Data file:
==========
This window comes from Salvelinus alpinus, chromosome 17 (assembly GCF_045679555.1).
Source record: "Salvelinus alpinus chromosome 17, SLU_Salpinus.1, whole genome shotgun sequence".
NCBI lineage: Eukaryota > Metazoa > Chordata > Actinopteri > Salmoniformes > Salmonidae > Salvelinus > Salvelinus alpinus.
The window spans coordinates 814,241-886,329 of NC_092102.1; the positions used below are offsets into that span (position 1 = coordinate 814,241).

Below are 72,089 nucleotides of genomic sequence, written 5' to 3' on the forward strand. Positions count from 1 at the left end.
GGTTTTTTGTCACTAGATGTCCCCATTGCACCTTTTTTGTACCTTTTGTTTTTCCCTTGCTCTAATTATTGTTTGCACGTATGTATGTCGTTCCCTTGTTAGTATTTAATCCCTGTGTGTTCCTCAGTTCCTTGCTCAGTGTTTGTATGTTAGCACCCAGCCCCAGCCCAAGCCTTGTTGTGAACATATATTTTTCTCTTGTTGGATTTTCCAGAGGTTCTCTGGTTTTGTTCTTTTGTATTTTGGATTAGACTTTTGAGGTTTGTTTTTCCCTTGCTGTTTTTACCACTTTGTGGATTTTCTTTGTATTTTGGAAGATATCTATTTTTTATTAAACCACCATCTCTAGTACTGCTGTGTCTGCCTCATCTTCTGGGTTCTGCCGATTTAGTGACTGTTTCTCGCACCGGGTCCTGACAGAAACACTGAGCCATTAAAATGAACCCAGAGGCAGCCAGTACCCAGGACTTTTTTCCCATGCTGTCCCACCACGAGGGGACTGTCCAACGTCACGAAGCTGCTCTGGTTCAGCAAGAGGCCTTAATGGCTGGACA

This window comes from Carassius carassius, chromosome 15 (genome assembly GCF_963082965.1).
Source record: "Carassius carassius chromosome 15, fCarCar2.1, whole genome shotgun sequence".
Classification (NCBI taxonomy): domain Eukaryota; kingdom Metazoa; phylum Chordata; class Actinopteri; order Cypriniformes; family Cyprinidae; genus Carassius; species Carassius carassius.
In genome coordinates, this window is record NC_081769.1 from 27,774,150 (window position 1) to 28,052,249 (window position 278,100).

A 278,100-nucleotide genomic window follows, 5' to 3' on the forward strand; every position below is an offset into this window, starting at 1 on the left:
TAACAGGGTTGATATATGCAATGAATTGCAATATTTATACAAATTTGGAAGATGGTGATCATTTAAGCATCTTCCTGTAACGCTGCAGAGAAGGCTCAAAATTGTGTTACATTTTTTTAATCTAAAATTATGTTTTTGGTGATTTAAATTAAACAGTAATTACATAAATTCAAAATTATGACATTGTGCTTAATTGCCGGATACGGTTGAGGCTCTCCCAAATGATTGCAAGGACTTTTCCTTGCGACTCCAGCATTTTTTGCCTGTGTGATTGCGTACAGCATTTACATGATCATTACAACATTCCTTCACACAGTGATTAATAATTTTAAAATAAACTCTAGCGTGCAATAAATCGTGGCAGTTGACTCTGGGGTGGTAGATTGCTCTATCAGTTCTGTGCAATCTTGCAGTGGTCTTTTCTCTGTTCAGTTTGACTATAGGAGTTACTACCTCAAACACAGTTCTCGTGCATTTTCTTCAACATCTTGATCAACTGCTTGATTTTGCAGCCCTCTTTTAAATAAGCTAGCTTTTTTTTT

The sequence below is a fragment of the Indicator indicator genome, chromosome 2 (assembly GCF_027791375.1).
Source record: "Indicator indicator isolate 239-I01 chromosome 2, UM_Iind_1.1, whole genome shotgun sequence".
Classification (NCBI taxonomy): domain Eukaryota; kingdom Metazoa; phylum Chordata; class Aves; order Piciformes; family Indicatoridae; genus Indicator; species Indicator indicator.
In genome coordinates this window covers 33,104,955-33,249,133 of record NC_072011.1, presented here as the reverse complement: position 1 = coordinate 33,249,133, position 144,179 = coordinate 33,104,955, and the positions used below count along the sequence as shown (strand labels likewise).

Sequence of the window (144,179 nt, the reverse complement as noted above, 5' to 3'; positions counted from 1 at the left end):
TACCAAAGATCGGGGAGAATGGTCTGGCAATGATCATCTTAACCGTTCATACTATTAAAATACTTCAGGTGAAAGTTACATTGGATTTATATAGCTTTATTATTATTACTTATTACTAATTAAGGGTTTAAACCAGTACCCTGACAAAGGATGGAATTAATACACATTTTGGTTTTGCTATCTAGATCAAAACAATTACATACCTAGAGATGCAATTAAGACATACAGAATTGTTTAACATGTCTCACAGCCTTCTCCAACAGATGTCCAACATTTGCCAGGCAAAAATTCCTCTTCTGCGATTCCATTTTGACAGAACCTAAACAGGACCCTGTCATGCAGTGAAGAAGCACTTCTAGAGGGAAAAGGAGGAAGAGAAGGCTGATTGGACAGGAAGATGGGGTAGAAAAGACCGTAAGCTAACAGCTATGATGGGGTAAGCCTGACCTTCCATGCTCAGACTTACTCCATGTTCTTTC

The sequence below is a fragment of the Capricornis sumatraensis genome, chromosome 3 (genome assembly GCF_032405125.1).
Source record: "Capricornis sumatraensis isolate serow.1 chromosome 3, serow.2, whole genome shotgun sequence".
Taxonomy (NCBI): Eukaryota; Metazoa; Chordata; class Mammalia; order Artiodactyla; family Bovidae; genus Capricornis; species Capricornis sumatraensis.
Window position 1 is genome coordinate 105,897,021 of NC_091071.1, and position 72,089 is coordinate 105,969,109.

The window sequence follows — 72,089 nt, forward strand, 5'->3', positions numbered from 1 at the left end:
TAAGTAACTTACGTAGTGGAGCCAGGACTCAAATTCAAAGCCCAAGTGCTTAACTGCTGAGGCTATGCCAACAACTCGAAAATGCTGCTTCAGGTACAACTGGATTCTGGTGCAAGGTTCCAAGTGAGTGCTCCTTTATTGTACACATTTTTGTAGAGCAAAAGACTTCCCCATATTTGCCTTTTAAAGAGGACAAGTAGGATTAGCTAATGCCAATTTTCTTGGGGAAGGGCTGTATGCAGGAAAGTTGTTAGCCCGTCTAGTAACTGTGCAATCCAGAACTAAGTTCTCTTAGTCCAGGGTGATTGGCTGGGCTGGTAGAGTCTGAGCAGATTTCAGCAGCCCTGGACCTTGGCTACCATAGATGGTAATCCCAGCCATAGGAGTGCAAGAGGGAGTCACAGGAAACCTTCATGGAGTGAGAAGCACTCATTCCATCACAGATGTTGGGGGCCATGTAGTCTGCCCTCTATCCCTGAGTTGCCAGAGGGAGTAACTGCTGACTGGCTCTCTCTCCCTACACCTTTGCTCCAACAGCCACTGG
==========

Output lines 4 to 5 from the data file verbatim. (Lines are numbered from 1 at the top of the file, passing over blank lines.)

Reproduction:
The window spans coordinates 814,241-886,329 of NC_092102.1; the positions used below are offsets into that span (position 1 = coordinate 814,241).

Below are 72,089 nucleotides of genomic sequence, written 5' to 3' on the forward strand. Positions count from 1 at the left end.